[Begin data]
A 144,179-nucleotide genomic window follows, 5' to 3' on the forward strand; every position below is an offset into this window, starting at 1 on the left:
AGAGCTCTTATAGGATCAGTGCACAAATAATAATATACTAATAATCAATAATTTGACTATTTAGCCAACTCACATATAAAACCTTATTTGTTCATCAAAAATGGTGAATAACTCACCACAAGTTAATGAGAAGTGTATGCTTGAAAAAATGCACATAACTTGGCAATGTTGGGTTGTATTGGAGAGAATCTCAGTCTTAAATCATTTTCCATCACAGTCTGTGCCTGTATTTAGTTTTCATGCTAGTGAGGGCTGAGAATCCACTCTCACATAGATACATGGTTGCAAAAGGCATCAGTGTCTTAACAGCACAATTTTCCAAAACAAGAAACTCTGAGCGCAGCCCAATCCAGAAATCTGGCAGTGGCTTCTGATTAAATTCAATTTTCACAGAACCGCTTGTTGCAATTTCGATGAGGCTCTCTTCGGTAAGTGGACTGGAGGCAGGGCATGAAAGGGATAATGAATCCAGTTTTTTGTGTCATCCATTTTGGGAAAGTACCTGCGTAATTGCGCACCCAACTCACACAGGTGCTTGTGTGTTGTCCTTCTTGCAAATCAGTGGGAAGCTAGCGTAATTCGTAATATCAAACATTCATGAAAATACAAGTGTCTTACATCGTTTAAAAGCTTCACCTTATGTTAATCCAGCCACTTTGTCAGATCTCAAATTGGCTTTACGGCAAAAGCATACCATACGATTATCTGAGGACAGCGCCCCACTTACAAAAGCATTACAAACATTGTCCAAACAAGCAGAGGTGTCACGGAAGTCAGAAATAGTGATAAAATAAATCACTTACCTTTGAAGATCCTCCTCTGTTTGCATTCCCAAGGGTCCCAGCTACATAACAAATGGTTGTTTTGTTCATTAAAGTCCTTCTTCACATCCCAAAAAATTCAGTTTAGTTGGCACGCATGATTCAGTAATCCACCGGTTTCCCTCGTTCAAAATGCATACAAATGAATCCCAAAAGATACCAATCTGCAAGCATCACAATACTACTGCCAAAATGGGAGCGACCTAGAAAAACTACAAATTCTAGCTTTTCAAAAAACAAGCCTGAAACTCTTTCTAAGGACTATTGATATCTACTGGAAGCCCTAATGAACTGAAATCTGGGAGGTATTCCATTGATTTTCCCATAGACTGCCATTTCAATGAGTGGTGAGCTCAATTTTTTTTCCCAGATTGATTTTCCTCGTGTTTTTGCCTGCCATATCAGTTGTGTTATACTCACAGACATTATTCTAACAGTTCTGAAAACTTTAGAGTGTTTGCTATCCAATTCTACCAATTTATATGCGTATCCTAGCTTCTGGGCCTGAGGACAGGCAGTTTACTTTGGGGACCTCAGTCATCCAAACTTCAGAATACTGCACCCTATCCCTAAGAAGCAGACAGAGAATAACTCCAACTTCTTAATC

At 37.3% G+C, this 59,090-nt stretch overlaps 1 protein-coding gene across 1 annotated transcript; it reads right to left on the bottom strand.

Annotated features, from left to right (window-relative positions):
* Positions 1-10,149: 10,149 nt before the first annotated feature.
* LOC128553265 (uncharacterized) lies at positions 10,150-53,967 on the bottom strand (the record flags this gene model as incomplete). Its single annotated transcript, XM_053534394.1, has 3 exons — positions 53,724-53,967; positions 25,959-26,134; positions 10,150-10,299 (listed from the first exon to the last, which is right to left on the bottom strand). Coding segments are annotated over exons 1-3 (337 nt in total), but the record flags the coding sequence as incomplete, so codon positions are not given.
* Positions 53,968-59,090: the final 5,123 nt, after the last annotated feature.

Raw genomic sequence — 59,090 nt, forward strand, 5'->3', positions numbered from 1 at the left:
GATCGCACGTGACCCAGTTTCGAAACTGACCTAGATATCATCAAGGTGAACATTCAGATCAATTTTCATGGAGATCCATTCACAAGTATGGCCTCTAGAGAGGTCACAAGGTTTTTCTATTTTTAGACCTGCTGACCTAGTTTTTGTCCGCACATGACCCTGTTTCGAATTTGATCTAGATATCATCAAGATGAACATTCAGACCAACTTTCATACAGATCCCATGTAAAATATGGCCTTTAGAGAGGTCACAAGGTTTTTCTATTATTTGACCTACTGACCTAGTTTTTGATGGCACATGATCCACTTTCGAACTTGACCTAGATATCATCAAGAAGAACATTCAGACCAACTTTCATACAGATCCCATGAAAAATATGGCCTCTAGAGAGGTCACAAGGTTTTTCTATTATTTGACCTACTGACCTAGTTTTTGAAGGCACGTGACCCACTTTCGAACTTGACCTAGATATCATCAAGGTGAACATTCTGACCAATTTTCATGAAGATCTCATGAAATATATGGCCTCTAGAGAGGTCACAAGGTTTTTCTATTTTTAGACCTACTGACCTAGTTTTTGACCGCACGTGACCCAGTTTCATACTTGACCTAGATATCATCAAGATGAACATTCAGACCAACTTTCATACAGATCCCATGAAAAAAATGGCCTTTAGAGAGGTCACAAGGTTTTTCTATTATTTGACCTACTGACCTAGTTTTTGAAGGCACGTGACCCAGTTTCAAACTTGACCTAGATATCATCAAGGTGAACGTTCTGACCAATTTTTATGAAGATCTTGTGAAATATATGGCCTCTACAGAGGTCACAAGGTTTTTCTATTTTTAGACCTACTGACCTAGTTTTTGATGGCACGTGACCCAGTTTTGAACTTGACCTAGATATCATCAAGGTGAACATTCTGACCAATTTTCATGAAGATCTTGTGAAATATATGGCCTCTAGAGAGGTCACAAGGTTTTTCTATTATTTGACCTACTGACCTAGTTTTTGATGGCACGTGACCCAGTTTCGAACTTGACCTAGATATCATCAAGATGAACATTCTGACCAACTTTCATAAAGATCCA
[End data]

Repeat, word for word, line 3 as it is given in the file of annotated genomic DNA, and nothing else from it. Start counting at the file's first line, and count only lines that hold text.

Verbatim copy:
At 37.3% G+C, this 59,090-nt stretch overlaps 1 protein-coding gene across 1 annotated transcript; it reads right to left on the bottom strand.